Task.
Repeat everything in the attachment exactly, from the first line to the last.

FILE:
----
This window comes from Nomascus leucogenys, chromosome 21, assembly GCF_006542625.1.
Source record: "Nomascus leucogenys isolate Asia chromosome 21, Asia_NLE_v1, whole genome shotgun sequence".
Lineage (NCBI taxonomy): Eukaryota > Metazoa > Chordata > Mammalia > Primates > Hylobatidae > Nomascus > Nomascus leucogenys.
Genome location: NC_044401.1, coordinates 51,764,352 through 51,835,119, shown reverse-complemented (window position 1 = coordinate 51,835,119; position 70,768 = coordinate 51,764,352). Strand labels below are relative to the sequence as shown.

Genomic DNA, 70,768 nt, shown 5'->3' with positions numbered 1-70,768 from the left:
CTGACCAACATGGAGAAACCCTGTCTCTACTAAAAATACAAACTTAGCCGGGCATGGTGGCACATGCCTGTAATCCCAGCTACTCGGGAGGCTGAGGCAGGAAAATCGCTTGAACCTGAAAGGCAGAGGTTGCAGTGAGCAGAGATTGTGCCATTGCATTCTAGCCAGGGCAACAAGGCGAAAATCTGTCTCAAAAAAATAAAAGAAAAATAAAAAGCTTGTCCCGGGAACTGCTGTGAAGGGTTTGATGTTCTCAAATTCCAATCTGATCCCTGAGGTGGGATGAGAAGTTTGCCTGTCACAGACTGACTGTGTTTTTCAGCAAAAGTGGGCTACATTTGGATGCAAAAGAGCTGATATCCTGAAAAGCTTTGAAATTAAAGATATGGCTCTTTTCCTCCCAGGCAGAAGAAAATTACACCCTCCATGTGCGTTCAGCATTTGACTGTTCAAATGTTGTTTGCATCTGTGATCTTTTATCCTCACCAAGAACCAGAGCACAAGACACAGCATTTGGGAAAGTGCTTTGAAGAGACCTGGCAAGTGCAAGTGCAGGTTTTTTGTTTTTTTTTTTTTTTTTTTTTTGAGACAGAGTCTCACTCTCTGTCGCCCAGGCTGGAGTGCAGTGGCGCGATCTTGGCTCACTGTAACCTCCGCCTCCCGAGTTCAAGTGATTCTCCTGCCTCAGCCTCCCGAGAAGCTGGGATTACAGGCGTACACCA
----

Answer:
This window comes from Nomascus leucogenys, chromosome 21, assembly GCF_006542625.1.
Source record: "Nomascus leucogenys isolate Asia chromosome 21, Asia_NLE_v1, whole genome shotgun sequence".
Lineage (NCBI taxonomy): Eukaryota > Metazoa > Chordata > Mammalia > Primates > Hylobatidae > Nomascus > Nomascus leucogenys.
Genome location: NC_044401.1, coordinates 51,764,352 through 51,835,119, shown reverse-complemented (window position 1 = coordinate 51,835,119; position 70,768 = coordinate 51,764,352). Strand labels below are relative to the sequence as shown.

Genomic DNA, 70,768 nt, shown 5'->3' with positions numbered 1-70,768 from the left:
CTGACCAACATGGAGAAACCCTGTCTCTACTAAAAATACAAACTTAGCCGGGCATGGTGGCACATGCCTGTAATCCCAGCTACTCGGGAGGCTGAGGCAGGAAAATCGCTTGAACCTGAAAGGCAGAGGTTGCAGTGAGCAGAGATTGTGCCATTGCATTCTAGCCAGGGCAACAAGGCGAAAATCTGTCTCAAAAAAATAAAAGAAAAATAAAAAGCTTGTCCCGGGAACTGCTGTGAAGGGTTTGATGTTCTCAAATTCCAATCTGATCCCTGAGGTGGGATGAGAAGTTTGCCTGTCACAGACTGACTGTGTTTTTCAGCAAAAGTGGGCTACATTTGGATGCAAAAGAGCTGATATCCTGAAAAGCTTTGAAATTAAAGATATGGCTCTTTTCCTCCCAGGCAGAAGAAAATTACACCCTCCATGTGCGTTCAGCATTTGACTGTTCAAATGTTGTTTGCATCTGTGATCTTTTATCCTCACCAAGAACCAGAGCACAAGACACAGCATTTGGGAAAGTGCTTTGAAGAGACCTGGCAAGTGCAAGTGCAGGTTTTTTGTTTTTTTTTTTTTTTTTTTTTTGAGACAGAGTCTCACTCTCTGTCGCCCAGGCTGGAGTGCAGTGGCGCGATCTTGGCTCACTGTAACCTCCGCCTCCCGAGTTCAAGTGATTCTCCTGCCTCAGCCTCCCGAGAAGCTGGGATTACAGGCGTACACCA